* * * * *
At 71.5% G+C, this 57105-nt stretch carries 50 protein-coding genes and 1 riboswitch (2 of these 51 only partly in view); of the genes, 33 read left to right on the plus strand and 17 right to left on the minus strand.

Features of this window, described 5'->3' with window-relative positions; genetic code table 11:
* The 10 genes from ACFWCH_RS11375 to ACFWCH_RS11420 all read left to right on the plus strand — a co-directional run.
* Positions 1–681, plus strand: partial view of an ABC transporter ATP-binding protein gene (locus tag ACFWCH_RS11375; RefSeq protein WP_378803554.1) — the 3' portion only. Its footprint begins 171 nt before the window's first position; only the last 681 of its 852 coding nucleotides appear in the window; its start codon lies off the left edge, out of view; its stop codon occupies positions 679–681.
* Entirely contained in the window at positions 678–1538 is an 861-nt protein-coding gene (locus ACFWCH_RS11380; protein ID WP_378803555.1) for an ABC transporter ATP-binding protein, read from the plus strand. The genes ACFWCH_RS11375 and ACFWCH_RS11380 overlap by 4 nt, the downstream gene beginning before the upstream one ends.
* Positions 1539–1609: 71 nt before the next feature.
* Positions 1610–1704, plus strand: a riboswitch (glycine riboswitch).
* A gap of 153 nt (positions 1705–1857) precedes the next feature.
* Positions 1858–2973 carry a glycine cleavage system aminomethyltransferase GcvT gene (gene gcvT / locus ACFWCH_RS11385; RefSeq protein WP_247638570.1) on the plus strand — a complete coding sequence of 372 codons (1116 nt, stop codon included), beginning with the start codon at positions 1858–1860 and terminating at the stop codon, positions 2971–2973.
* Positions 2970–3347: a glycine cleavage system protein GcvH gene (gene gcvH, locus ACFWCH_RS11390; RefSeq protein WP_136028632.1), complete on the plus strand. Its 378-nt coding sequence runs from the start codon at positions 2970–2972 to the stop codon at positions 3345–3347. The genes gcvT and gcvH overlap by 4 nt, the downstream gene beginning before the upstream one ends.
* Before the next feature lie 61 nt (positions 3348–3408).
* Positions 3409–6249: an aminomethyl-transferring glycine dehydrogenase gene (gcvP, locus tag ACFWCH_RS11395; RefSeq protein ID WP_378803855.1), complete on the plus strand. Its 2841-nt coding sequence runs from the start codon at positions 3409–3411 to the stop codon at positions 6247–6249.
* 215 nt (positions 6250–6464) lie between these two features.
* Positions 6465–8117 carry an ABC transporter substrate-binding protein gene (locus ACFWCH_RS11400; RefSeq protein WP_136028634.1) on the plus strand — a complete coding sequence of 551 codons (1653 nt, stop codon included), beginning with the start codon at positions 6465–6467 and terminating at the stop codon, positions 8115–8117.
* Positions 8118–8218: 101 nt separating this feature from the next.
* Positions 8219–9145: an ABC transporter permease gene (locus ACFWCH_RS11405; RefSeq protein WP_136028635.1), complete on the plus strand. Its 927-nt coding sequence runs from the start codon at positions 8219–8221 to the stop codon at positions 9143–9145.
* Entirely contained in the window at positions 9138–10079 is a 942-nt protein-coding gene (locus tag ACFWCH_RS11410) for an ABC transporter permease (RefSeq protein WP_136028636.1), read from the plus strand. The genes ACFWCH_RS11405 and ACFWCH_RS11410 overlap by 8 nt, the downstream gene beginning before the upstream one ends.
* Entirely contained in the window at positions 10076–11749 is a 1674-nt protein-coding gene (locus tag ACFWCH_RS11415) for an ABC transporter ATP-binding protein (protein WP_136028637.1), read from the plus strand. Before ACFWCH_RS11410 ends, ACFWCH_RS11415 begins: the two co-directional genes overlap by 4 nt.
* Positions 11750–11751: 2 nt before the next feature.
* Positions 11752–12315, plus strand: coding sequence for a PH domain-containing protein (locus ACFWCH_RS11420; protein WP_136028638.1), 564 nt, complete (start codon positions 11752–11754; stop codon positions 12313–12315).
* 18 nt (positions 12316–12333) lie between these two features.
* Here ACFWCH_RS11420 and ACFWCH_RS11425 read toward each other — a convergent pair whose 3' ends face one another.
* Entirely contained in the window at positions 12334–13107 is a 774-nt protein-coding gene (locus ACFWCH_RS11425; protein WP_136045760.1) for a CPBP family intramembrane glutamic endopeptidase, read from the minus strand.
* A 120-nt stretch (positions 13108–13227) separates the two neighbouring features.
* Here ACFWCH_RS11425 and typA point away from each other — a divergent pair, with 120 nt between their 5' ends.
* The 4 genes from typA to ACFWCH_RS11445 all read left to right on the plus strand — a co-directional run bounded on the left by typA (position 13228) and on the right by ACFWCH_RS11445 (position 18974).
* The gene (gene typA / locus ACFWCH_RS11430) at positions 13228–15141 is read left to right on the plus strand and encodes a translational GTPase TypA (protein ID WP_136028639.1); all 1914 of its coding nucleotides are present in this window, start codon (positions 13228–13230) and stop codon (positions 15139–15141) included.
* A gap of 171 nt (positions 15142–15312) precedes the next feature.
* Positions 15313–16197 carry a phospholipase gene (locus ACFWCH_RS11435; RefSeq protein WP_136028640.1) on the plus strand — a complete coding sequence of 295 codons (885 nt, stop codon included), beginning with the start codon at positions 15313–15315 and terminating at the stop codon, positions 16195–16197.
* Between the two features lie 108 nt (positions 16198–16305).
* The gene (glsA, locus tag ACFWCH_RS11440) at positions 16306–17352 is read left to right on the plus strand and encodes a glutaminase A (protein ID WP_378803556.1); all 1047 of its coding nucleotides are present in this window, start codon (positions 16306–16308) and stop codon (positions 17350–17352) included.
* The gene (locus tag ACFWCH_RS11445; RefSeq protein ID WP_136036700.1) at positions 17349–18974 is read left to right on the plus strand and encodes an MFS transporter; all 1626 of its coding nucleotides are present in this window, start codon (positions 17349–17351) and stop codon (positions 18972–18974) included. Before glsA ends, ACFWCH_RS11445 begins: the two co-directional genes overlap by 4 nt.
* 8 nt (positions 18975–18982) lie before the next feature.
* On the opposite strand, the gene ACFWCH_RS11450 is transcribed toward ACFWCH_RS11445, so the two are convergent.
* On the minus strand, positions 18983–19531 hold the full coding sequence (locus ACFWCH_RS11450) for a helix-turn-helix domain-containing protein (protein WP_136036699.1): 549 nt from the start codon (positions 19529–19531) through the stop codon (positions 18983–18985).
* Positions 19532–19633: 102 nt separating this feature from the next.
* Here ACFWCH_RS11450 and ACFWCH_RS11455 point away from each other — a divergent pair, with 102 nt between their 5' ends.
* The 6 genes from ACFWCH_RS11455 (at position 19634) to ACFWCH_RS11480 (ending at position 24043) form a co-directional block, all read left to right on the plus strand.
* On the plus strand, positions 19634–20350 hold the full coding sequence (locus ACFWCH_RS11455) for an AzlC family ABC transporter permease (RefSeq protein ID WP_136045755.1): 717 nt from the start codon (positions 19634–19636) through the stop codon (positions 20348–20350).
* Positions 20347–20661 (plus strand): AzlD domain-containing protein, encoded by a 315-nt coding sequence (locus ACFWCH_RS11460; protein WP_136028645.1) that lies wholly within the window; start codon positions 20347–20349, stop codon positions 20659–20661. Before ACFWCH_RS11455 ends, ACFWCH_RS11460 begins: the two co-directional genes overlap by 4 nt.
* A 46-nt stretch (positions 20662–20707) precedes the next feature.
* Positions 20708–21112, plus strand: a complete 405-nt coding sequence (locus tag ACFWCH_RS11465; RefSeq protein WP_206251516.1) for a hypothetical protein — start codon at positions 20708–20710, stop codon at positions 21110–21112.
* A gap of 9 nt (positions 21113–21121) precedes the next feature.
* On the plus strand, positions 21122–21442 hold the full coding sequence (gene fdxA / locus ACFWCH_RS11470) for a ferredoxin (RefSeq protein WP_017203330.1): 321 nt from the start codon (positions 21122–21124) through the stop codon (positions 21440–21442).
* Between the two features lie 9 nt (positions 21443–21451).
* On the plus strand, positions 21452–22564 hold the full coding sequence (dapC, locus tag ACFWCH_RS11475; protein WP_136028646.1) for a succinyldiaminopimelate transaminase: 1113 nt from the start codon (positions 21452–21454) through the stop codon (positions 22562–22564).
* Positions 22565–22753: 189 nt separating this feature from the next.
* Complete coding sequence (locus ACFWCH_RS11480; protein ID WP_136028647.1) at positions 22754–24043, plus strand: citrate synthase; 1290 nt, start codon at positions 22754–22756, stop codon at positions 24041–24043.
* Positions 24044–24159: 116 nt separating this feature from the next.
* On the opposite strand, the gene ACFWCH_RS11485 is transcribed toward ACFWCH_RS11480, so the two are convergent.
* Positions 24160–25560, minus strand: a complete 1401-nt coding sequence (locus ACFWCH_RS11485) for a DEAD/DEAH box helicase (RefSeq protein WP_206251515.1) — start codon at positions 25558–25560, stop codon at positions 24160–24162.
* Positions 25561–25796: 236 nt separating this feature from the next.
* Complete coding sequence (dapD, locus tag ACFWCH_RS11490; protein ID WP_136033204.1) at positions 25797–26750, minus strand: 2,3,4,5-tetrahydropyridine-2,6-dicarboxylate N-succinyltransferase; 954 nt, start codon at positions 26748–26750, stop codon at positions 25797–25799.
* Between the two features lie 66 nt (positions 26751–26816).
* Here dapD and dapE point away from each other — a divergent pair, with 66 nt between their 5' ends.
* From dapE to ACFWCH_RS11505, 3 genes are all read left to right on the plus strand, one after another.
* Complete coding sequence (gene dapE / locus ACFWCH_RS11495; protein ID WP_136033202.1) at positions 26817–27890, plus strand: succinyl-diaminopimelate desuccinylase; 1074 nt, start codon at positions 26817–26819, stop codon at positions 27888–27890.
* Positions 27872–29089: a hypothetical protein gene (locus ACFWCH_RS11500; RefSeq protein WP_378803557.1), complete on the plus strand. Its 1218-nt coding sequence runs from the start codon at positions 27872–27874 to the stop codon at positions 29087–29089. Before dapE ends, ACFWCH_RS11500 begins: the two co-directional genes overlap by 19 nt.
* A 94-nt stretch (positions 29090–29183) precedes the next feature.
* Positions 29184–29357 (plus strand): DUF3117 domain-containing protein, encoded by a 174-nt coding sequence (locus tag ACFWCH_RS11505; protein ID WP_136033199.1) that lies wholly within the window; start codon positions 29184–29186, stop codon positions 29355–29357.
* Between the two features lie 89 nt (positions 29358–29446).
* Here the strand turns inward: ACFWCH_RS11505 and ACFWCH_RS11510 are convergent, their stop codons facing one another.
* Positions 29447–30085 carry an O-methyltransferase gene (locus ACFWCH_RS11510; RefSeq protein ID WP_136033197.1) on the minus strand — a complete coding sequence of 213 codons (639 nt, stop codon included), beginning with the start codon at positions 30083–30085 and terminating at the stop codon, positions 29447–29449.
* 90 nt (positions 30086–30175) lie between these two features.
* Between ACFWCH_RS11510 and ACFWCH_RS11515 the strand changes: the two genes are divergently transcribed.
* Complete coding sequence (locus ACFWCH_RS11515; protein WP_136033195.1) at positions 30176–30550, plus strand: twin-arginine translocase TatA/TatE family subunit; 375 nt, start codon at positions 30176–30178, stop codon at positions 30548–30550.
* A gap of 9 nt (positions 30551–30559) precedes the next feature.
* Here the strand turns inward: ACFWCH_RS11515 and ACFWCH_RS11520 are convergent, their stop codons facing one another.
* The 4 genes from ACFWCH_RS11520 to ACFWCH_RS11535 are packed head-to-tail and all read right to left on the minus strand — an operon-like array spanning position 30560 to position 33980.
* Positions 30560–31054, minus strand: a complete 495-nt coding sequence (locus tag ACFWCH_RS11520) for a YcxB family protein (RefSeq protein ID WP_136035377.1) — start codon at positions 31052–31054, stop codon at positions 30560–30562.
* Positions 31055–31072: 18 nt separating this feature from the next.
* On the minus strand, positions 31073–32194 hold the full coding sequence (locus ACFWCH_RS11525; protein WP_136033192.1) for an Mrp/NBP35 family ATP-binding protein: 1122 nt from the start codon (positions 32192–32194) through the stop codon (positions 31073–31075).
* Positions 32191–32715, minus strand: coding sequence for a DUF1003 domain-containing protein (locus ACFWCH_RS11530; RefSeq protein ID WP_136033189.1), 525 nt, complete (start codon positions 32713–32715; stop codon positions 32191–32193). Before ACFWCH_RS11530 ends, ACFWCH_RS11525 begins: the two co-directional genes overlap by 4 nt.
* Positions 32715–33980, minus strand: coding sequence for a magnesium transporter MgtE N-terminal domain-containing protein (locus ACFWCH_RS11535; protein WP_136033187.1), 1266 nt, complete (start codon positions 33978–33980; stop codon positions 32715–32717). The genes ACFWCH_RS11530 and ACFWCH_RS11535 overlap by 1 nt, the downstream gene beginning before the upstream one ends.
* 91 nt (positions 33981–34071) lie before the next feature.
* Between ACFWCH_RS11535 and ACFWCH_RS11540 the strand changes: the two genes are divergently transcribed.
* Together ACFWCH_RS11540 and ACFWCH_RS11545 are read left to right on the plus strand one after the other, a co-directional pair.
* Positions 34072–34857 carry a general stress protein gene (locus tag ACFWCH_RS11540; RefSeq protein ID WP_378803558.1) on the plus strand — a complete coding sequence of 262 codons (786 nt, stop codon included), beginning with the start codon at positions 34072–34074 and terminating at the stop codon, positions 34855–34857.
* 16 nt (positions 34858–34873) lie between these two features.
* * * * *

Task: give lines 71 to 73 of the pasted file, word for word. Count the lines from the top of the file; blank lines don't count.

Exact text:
* Positions 31055–31072: 18 nt separating this feature from the next.
* On the minus strand, positions 31073–32194 hold the full coding sequence (locus ACFWCH_RS11525; protein WP_136033192.1) for an Mrp/NBP35 family ATP-binding protein: 1122 nt from the start codon (positions 32192–32194) through the stop codon (positions 31073–31075).
* Positions 32191–32715, minus strand: coding sequence for a DUF1003 domain-containing protein (locus ACFWCH_RS11530; RefSeq protein ID WP_136033189.1), 525 nt, complete (start codon positions 32713–32715; stop codon positions 32191–32193). Before ACFWCH_RS11530 ends, ACFWCH_RS11525 begins: the two co-directional genes overlap by 4 nt.